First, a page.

The days are getting longer. The snow piles are slowly beginning to disappear. Winter is transitioning to spring.
The P/E office is in a state of disarray. Walls have been torn down, sheets of plastic hang from the ceiling, and the smell of fresh paint lingers. Staff is transitioning to a new collaborative office space.
Transitions are messy. Between the starkness of winter and the promising warmth of spring, there are a lot of half-snow-half-rain, slushy, gray days (at least in Minnesota.) In the office, people are displaced from their desks, moving to temporary work spaces with their belongings in boxes around their feet. Extension cords snake across the floor as we wait for electrical work to be completed before people move into their permanent spots.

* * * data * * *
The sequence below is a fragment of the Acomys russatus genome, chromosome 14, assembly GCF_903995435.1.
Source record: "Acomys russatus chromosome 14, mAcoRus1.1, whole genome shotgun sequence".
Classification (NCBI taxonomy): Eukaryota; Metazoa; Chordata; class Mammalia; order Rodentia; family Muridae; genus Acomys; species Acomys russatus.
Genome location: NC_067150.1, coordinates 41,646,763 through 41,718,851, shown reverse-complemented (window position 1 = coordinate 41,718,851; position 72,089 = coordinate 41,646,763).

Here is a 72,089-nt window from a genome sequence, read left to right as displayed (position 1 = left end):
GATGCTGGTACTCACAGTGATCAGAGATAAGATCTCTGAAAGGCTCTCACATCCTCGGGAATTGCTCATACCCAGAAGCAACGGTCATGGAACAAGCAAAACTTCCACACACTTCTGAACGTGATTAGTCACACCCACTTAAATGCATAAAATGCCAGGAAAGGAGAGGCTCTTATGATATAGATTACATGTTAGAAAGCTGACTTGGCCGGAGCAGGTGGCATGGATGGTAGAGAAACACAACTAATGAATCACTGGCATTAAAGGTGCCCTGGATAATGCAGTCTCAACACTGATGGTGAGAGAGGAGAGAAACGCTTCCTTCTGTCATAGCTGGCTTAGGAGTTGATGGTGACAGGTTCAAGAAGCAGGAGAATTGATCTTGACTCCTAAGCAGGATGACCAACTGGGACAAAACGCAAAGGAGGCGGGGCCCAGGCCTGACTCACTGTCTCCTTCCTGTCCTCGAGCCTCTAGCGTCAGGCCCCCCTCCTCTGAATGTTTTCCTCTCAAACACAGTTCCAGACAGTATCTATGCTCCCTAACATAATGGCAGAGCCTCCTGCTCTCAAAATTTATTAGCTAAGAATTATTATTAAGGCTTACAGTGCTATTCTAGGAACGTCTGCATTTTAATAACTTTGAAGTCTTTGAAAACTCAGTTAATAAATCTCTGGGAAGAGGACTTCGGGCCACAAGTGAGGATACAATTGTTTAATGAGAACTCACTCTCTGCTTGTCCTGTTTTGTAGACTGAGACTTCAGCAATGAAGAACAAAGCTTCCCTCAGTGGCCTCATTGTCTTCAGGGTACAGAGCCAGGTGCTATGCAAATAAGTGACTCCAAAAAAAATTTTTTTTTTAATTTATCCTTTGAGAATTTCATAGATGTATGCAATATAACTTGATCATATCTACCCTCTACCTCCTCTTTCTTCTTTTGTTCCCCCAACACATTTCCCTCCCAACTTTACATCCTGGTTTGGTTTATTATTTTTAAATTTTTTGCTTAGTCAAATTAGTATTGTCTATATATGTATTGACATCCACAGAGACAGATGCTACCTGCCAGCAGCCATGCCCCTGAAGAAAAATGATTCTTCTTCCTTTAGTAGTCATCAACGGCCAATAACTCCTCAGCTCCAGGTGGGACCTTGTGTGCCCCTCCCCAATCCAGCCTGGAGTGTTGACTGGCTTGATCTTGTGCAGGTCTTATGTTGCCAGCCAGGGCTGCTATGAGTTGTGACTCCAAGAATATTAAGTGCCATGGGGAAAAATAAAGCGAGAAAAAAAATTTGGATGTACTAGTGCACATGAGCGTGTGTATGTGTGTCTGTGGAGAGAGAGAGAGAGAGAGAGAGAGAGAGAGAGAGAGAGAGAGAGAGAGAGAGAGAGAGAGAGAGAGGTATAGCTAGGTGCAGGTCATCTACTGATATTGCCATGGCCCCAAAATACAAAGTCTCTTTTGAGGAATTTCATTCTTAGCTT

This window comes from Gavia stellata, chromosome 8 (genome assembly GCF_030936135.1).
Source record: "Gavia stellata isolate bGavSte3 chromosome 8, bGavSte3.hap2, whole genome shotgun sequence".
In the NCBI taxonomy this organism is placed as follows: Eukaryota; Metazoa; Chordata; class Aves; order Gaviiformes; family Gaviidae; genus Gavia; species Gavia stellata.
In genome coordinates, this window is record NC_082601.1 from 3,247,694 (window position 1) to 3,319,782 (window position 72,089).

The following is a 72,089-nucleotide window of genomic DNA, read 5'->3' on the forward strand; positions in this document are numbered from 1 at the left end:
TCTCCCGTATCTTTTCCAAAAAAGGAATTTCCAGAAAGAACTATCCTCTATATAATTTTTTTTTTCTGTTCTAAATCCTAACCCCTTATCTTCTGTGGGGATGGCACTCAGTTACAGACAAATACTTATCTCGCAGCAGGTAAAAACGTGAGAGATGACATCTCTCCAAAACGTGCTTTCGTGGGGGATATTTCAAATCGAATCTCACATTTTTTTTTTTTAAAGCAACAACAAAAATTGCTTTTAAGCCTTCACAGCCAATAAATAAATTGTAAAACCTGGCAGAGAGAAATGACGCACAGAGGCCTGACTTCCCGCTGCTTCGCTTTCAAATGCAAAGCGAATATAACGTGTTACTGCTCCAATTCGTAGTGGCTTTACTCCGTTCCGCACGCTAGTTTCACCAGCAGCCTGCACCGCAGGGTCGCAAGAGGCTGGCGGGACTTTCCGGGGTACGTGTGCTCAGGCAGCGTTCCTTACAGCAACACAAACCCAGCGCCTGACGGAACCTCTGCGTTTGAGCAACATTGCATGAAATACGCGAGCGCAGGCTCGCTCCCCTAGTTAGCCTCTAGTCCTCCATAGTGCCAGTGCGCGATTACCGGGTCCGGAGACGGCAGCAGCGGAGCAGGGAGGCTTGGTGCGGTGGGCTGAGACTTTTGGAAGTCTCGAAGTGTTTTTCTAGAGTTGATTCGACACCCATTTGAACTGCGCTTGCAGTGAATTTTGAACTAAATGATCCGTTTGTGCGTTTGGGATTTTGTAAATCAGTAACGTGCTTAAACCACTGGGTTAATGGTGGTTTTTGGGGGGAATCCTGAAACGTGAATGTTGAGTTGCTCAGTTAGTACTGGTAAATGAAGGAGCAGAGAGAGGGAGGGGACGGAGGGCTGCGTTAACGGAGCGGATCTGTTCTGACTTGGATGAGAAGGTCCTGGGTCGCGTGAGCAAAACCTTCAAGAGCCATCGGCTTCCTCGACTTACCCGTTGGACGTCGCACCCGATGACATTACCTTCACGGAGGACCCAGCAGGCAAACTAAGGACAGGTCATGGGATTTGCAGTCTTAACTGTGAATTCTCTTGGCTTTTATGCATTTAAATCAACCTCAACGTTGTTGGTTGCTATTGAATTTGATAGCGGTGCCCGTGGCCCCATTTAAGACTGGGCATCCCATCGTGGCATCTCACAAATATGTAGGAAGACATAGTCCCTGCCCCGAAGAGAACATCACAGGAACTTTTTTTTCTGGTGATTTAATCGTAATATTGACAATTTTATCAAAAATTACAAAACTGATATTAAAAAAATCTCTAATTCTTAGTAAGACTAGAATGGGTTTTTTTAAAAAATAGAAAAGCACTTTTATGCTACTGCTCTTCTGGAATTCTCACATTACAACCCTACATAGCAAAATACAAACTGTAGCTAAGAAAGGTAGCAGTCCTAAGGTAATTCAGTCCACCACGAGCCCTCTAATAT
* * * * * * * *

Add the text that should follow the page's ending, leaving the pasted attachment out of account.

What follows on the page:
Transitions that disrupt our physical environment can be a pain. But in examples like these, we usually have a sense of what the end state will be: spring will arrive in full force, days will be warm enough to go without a jacket, and winter will be but a memory. Our office will eventually be finished, we’ll settle into our new space, and enjoy our exciting, collaborative environment.
But what about transitions that are more ambiguous, such as those in our life and relationships? Read More